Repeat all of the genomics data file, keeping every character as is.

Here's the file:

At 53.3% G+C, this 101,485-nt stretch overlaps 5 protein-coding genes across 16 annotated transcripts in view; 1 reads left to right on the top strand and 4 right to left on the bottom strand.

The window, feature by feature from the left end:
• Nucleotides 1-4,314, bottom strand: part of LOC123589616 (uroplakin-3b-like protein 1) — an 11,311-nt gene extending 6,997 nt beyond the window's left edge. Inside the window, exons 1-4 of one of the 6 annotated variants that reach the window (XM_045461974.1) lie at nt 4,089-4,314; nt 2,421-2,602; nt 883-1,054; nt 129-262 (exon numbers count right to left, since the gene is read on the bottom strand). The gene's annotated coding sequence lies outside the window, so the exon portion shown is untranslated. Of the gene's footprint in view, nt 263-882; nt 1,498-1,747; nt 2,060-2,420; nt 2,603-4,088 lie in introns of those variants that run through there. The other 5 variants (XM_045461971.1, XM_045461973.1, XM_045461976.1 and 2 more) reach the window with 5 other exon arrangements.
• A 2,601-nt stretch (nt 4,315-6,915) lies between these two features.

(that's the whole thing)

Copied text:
At 53.3% G+C, this 101,485-nt stretch overlaps 5 protein-coding genes across 16 annotated transcripts in view; 1 reads left to right on the top strand and 4 right to left on the bottom strand.

The window, feature by feature from the left end:
• Nucleotides 1-4,314, bottom strand: part of LOC123589616 (uroplakin-3b-like protein 1) — an 11,311-nt gene extending 6,997 nt beyond the window's left edge. Inside the window, exons 1-4 of one of the 6 annotated variants that reach the window (XM_045461974.1) lie at nt 4,089-4,314; nt 2,421-2,602; nt 883-1,054; nt 129-262 (exon numbers count right to left, since the gene is read on the bottom strand). The gene's annotated coding sequence lies outside the window, so the exon portion shown is untranslated. Of the gene's footprint in view, nt 263-882; nt 1,498-1,747; nt 2,060-2,420; nt 2,603-4,088 lie in introns of those variants that run through there. The other 5 variants (XM_045461971.1, XM_045461973.1, XM_045461976.1 and 2 more) reach the window with 5 other exon arrangements.
• A 2,601-nt stretch (nt 4,315-6,915) lies between these two features.